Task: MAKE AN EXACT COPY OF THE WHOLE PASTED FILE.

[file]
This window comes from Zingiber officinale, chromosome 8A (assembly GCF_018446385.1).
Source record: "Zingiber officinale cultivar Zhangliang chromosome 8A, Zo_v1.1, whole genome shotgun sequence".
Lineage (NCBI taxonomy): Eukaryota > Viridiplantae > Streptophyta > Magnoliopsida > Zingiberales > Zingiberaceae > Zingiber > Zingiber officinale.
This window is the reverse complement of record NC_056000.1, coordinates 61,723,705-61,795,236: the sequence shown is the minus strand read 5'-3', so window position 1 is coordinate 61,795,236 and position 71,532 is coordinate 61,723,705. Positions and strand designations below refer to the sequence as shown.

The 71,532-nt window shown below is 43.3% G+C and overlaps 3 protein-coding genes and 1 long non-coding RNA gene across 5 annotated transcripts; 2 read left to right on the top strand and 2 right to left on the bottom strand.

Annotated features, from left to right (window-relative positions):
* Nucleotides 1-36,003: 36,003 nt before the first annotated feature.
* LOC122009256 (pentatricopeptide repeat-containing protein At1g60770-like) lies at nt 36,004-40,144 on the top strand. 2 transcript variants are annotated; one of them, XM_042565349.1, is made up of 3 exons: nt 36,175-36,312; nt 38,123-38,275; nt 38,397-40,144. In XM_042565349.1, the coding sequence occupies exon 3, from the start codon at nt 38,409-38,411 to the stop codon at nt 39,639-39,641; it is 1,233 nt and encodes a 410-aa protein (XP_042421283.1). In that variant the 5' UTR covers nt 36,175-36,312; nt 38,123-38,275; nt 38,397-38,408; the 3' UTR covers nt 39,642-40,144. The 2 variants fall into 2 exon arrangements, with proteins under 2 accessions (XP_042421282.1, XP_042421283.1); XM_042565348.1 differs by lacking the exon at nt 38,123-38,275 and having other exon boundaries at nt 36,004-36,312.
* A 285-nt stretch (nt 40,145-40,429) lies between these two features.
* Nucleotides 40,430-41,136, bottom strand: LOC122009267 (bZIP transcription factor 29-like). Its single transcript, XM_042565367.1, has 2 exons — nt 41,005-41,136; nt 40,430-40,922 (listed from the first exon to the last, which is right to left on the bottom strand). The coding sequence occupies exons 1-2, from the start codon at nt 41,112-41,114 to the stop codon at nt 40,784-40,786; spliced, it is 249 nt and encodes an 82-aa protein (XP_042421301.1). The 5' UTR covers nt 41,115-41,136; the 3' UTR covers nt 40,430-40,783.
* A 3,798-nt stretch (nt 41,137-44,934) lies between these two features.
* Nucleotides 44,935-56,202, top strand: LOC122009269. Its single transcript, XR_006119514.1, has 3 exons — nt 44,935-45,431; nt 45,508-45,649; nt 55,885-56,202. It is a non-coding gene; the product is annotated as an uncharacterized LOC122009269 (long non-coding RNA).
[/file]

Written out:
This window comes from Zingiber officinale, chromosome 8A (assembly GCF_018446385.1).
Source record: "Zingiber officinale cultivar Zhangliang chromosome 8A, Zo_v1.1, whole genome shotgun sequence".
Lineage (NCBI taxonomy): Eukaryota > Viridiplantae > Streptophyta > Magnoliopsida > Zingiberales > Zingiberaceae > Zingiber > Zingiber officinale.
This window is the reverse complement of record NC_056000.1, coordinates 61,723,705-61,795,236: the sequence shown is the minus strand read 5'-3', so window position 1 is coordinate 61,795,236 and position 71,532 is coordinate 61,723,705. Positions and strand designations below refer to the sequence as shown.

The 71,532-nt window shown below is 43.3% G+C and overlaps 3 protein-coding genes and 1 long non-coding RNA gene across 5 annotated transcripts; 2 read left to right on the top strand and 2 right to left on the bottom strand.

Annotated features, from left to right (window-relative positions):
* Nucleotides 1-36,003: 36,003 nt before the first annotated feature.
* LOC122009256 (pentatricopeptide repeat-containing protein At1g60770-like) lies at nt 36,004-40,144 on the top strand. 2 transcript variants are annotated; one of them, XM_042565349.1, is made up of 3 exons: nt 36,175-36,312; nt 38,123-38,275; nt 38,397-40,144. In XM_042565349.1, the coding sequence occupies exon 3, from the start codon at nt 38,409-38,411 to the stop codon at nt 39,639-39,641; it is 1,233 nt and encodes a 410-aa protein (XP_042421283.1). In that variant the 5' UTR covers nt 36,175-36,312; nt 38,123-38,275; nt 38,397-38,408; the 3' UTR covers nt 39,642-40,144. The 2 variants fall into 2 exon arrangements, with proteins under 2 accessions (XP_042421282.1, XP_042421283.1); XM_042565348.1 differs by lacking the exon at nt 38,123-38,275 and having other exon boundaries at nt 36,004-36,312.
* A 285-nt stretch (nt 40,145-40,429) lies between these two features.
* Nucleotides 40,430-41,136, bottom strand: LOC122009267 (bZIP transcription factor 29-like). Its single transcript, XM_042565367.1, has 2 exons — nt 41,005-41,136; nt 40,430-40,922 (listed from the first exon to the last, which is right to left on the bottom strand). The coding sequence occupies exons 1-2, from the start codon at nt 41,112-41,114 to the stop codon at nt 40,784-40,786; spliced, it is 249 nt and encodes an 82-aa protein (XP_042421301.1). The 5' UTR covers nt 41,115-41,136; the 3' UTR covers nt 40,430-40,783.
* A 3,798-nt stretch (nt 41,137-44,934) lies between these two features.
* Nucleotides 44,935-56,202, top strand: LOC122009269. Its single transcript, XR_006119514.1, has 3 exons — nt 44,935-45,431; nt 45,508-45,649; nt 55,885-56,202. It is a non-coding gene; the product is annotated as an uncharacterized LOC122009269 (long non-coding RNA).